Substances & Homeopatic Remedies


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Senna is an Arabian name, and the drug was first brought into use by the Arabian physicians Serapion and Mesue, and Achiarius was the first of the Greeks to notice it.He recommends not the leaves but the fruit, and Mesue also prefers the pods to the leaves, thinking them more powerful, though they are actually less so, but they do not cause griping.
The leaves of C. acutifolia are collected principally in Nubia. Ignatius Pallme, who travelled much in Africa, wrote:
'Senna is found in abundance in many parts of Kardofan, but the leaves are not collected on account of the existing monopoly. The Government draws its supplies from Dongola in Nubia.'
Two crops are collected annually in Nubia, the more abundant in September, after the rains, the other in April, in dry seasons a very bad one. The plants are cut down, exposed on the rocks in hot sunshine until thoroughly dry, then stripped, and packed in palm-leaf bags, being sent thus on camels to Essouan and Darao, and by the Nile to Cairo, or via Massowah and Suakin on the Red Sea. It is made up at Boulak, near Cairo, under the superintendence of the Egyptian Government, though much adulteration takes place there. The leaves are loosely packed, and as they curl when drying, often present this appearance, while Indian Senna is packed tightly, and the leaves come out flat.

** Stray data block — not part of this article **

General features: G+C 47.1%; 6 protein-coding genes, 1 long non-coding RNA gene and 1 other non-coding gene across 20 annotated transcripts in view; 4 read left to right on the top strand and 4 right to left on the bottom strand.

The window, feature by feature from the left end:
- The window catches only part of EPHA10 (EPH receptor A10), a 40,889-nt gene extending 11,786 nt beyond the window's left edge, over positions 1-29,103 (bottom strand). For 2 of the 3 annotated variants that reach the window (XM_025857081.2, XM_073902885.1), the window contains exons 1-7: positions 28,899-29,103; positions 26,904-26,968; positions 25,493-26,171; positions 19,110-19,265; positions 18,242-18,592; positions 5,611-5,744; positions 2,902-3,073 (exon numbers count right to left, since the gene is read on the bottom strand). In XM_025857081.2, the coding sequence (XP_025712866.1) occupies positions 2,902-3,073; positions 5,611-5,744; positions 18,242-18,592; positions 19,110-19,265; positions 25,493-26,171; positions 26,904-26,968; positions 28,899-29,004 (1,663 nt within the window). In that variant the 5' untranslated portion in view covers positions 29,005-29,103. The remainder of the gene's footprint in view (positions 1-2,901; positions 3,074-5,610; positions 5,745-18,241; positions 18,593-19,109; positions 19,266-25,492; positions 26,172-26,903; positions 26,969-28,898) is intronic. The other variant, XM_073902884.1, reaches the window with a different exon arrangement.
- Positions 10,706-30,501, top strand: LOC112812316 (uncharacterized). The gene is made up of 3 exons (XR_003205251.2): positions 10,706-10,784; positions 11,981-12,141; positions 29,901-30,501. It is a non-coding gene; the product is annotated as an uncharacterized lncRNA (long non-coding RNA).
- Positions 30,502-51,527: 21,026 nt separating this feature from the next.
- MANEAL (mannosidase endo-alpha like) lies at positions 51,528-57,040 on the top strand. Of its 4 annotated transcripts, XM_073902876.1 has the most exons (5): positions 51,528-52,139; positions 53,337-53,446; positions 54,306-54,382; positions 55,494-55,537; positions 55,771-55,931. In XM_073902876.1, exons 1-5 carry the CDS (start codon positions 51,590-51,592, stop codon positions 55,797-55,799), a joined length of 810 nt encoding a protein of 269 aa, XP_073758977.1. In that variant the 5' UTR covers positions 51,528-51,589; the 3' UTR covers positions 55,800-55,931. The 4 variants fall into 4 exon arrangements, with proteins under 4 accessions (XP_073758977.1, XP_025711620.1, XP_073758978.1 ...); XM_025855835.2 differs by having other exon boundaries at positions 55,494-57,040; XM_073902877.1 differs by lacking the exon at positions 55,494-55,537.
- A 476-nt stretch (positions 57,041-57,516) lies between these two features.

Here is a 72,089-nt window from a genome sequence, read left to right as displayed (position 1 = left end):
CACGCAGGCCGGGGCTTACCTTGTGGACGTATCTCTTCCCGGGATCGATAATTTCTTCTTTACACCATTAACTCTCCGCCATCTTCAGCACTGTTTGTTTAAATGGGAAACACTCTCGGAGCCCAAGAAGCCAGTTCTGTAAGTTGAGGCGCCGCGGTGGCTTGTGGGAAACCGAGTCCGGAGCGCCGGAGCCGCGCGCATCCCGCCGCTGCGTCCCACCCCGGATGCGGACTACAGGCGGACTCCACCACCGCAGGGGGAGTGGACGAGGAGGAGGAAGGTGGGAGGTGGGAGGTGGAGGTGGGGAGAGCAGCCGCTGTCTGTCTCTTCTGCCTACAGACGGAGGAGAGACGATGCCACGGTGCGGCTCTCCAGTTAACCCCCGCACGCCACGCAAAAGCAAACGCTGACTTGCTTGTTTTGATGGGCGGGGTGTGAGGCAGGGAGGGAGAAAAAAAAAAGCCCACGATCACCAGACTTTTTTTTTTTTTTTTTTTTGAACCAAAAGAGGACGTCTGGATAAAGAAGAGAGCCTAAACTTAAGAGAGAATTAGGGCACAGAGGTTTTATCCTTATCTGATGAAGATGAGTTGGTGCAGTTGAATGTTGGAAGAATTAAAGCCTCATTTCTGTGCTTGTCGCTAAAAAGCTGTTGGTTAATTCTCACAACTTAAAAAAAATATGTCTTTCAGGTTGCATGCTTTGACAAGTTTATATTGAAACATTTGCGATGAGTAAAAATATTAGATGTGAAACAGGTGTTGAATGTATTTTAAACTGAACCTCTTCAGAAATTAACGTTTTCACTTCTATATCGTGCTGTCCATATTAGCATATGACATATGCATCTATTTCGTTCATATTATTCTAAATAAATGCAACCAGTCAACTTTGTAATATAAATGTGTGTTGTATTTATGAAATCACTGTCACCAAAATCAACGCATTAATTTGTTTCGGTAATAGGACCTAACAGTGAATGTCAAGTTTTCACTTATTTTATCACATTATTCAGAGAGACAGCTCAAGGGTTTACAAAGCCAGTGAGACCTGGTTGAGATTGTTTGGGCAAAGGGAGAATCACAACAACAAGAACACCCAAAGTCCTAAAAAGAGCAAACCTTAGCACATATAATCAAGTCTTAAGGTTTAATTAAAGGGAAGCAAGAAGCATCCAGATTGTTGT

Senna appears to have been cultivated in England about 1640. By keeping the plants in a hot-bed all the summer, they frequently flowered; but rarely perfected their seeds.

The addition of cloves, ginger, cinnamon, or other aromatics are excellent correctives of the nauseous effects. A teaspoonful of cream of tartar to a teacupful of the decoction of infusion of Senna, is a mild and pleasant cathartic, well suited for women if required soon after delivery. Some practitioners add neutral laxative salts, or saccharine and aromatic substances. The purgative effect is increased by the addition of pure bitters; the decoction of guaiacum is said to answer a similar purpose. Senna is contraindicated in an inflammatory condition of the alimentary canal, hemorrhoids, prolapsus ani, etc. The well-known 'black draught' is a combination of Senna and Gentian, with any aromatic, as cardamom or coriander seeds, or the rind of the Seville orange. The term 'black draught,' it is stated, should never be used, as mistakes have been made in reading the prescriptions, and 'black drop' or vinegar of opium has been given instead, several deaths having been caused in this way.

Priest & Priest tell us that it is an " intestinal ganglionic vaso-relaxant. Specific influence upon lower bowel to restrict fluid reabsorption. Excites colicky contractions." They give the following specific indications: to produce rapid catharsis, (tonsillitis, diphtheria, eruptive disease (from constipation), remittent /intermittent fevers, acute hemorrhoids, to ease liver and gall-bladder function)